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Breastfeeding 'lowers Alzheimer's risk'

Mothers who breastfeed their children may have a lower risk of developing Alzheimer’s Disease, according to a new study.

The report, published in the Journal of Alzheimer’s Disease, suggests that the link may be to do with certain biological effects of breastfeeding and that longer periods of breastfeeding lowered the overall risk.

Previous studies have established that breastfeeding can reduce a mother’s risk of other diseases but until now little has been done to examine the impact of breastfeeding duration on Alzheimer’s risk.

Dr Molly Fox, from the department of biological anthropology at the University of Cambridge, led the study.

She said: “Alzheimer’s is the world’s most common cognitive disorder and it already affects 35.6 million people. In the future, we expect it to spread most in low and middle-income countries.

“So it is vital that we develop low-cost, large-scale strategies to protect people against this devastating disease.”

Although researchers used data gathered from a very small group of 81 British women, they say they observed a highly significant and consistent correlation between breastfeeding and Alzheimer’s , although the connection was much less pronounced in women who already had a history of dementia in their family.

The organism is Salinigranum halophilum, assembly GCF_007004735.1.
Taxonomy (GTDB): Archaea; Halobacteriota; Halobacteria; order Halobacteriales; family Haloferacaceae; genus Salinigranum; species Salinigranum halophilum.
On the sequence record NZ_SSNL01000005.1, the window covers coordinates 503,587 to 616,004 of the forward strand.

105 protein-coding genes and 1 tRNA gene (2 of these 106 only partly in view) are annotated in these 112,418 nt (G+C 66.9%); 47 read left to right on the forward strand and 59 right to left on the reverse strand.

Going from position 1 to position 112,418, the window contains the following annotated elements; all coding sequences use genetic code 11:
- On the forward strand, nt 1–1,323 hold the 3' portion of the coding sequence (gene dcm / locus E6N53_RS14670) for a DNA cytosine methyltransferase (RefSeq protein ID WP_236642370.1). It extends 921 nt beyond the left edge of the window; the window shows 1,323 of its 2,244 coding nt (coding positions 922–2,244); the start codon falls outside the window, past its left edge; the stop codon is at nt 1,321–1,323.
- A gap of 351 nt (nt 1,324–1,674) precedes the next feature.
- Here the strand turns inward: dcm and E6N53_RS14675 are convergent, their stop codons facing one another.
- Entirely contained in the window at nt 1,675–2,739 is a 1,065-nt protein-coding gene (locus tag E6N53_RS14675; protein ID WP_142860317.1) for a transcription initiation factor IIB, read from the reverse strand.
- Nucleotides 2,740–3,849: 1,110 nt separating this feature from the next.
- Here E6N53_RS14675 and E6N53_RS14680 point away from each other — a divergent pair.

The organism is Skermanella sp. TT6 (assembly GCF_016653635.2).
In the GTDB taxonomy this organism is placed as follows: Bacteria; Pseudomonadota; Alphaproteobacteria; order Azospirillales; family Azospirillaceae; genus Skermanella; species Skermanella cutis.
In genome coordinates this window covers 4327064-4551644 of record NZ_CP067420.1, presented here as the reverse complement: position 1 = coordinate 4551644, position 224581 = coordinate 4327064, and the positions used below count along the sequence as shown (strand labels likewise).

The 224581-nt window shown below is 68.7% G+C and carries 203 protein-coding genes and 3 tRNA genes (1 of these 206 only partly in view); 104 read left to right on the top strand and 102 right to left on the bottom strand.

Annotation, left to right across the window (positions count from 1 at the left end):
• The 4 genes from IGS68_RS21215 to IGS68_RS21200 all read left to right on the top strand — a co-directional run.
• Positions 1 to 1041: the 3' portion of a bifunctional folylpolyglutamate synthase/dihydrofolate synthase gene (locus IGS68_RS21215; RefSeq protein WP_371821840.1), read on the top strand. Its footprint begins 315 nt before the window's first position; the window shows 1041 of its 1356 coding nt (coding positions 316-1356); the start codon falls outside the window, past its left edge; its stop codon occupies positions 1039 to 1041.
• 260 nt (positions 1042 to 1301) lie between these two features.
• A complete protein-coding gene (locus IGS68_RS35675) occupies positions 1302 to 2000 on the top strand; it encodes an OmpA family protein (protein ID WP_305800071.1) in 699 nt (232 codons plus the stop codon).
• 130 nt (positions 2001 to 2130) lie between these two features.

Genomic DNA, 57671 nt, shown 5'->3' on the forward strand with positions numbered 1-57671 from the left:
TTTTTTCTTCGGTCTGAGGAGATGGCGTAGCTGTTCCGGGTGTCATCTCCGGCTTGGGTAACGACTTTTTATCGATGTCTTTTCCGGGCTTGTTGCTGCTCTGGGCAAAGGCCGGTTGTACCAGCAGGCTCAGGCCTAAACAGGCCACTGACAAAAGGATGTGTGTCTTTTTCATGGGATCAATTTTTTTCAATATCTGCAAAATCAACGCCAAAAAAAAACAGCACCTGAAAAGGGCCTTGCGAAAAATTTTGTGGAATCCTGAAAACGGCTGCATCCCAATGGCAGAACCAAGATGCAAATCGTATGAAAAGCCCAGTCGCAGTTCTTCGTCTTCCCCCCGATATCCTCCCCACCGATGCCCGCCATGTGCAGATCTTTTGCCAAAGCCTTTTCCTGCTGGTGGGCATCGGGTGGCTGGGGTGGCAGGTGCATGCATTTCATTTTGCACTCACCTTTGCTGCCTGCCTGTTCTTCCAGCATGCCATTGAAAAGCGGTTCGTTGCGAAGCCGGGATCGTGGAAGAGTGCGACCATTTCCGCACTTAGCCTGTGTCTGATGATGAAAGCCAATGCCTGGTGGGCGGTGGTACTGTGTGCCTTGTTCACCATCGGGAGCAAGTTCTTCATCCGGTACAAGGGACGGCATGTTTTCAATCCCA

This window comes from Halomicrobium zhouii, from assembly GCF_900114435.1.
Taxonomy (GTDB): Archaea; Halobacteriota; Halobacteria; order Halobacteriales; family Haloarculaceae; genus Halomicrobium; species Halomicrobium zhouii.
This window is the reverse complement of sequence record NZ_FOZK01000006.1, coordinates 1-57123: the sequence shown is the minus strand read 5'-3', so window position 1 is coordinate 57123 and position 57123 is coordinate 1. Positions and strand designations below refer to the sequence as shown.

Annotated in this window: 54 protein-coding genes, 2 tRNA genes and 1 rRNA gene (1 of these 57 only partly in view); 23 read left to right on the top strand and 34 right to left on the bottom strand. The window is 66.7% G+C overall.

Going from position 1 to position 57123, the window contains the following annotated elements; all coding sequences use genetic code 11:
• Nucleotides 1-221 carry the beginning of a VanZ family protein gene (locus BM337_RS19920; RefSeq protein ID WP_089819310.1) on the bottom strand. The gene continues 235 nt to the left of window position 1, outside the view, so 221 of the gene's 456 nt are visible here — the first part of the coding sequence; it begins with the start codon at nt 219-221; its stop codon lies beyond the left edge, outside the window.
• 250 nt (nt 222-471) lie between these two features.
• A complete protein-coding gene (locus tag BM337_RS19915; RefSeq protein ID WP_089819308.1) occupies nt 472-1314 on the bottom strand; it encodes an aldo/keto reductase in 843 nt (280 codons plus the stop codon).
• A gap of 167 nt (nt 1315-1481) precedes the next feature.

The findings may point towards new directions for fighting the global Alzheimer’s epidemic - especially in developing countries where cheap, preventative measures are desperately needed.

More broadly, the study opens up new lines of inquiry in understanding what makes someone susceptible to Alzheimer’s in the first place.

It may also act as an incentive for women to breastfeed, rather than bottle-feed - which can have wider health benefits for both mother and child.

The study argues that there may be a number of biological reasons for the connection between Alzheimer’s and breastfeeding.

One theory is that breastfeeding deprives the body of the hormone progesterone, compensating for high levels of progesterone which are produced during pregnancy.

Progesterone is known to desensitise the brain’s oestrogen receptors, and oestrogen may play a role in protecting the brain against Alzheimer’s.

Another possibility is that breastfeeding increases a woman’s glucose tolerance by restoring her insulin sensitivity after pregnancy.

Pregnancy induces a natural state of insulin resistance and Alzheimer’s is characterised by a resistance to insulin in the brain.

“Women who spent more time pregnant without a compensatory phase of breastfeeding therefore may have more impaired glucose tolerance, which is consistent with our observation that those women have an increased risk of Alzheimer’s disease,” Dr Fox said.

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